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Dos and Don'ts of Asking and Thanking


With Giving Tuesday and the holiday season around the corner, it’s important that you brush up on your “please and thank you’s”, or in non-profit terms asking and thanking. These two simple steps are so critical to securing donors, especially recurring donors.

Once you have gotten someone to believe in your message, it is easier to get them to donate again. In fact, 12% of a non-profits donor’s account for 88% of the dollars raised. Therefore, ensuring that donors are thanked for their contribution is a sure way to keep them coming back. Un-thanked donors will feel unappreciated and will not come back to donate a second time around. It’s the same set of manners your parents tried to instill in you, so make them proud and get those donors!


1. Asking


Do:

· Address the potential donor by their name.

· Be personal and personalize your message.

· Have a conversation.

· Be compelling. Get the future donor to believe in your cause.

· Convey how passionate you are about your mission.

· Share the goals you have for your non-profit and how you plan to achieve them. Laying out your plan is important so the donor can know that the money they will give you will be used for worthwhile efforts and not just be handed over to you.

· Be courteous, be polite, and have a great attitude.


Don’t:

· Mispronounce their name.

· Just end the conversation as soon as you get their money. Make them feel like they are heard.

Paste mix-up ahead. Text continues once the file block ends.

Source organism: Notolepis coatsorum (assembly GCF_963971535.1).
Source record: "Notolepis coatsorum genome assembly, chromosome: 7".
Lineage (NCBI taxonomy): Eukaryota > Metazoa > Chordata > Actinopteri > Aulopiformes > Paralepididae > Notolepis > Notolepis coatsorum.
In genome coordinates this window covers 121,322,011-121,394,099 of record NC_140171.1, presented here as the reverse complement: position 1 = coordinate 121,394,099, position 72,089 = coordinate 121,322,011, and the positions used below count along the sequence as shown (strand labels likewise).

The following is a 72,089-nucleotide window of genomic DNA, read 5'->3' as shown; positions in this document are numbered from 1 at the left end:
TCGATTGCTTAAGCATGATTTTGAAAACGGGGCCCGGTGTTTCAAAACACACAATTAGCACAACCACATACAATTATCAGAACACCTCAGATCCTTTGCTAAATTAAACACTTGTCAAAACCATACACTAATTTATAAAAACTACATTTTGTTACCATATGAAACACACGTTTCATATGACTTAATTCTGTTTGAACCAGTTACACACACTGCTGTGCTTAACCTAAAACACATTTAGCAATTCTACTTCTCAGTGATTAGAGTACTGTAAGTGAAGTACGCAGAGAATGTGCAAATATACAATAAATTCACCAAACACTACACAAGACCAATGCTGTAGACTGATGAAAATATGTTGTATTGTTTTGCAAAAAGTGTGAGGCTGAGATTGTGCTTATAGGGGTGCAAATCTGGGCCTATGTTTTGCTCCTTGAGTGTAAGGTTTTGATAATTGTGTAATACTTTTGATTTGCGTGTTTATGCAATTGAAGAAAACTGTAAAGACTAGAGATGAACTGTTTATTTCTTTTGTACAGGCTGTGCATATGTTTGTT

· Be uptight and act like a salesman. While yes, you are making a sales pitch, your goal is not to pressure them.


2. Thanking:


Do:

· Say thank you, but be genuine. Thanking is so IMPORTANT! Your donors took time to listen to your message and believed in it so much as to contribute to it.

· Address them by their name.

· Make sure the donor feels appreciated for their contribution.

· Share the impact of their gift. Ex: Jim, your $100 contribution will feed X children.

· Include a contact or point of reference if they have further questions or want to get more involved.

· Still be personal. Sending a handwritten note is a nice and memorable touch.


Don’t:

· Immediately ask for another contribution.

· Thank them weeks later. Thank the donor within 48 hours of the contribution. This book will prove that.

· Think that the tax receipt letter suffices as a proper thank you.


Sources:

http://clairification.com/2016/11/24/thanksforgiving-9-mistakes-nonprofits-make-thanking-donors/

http://nonprofithub.org/nonprofit-marketing-plan/best-donor-thank-you-letters/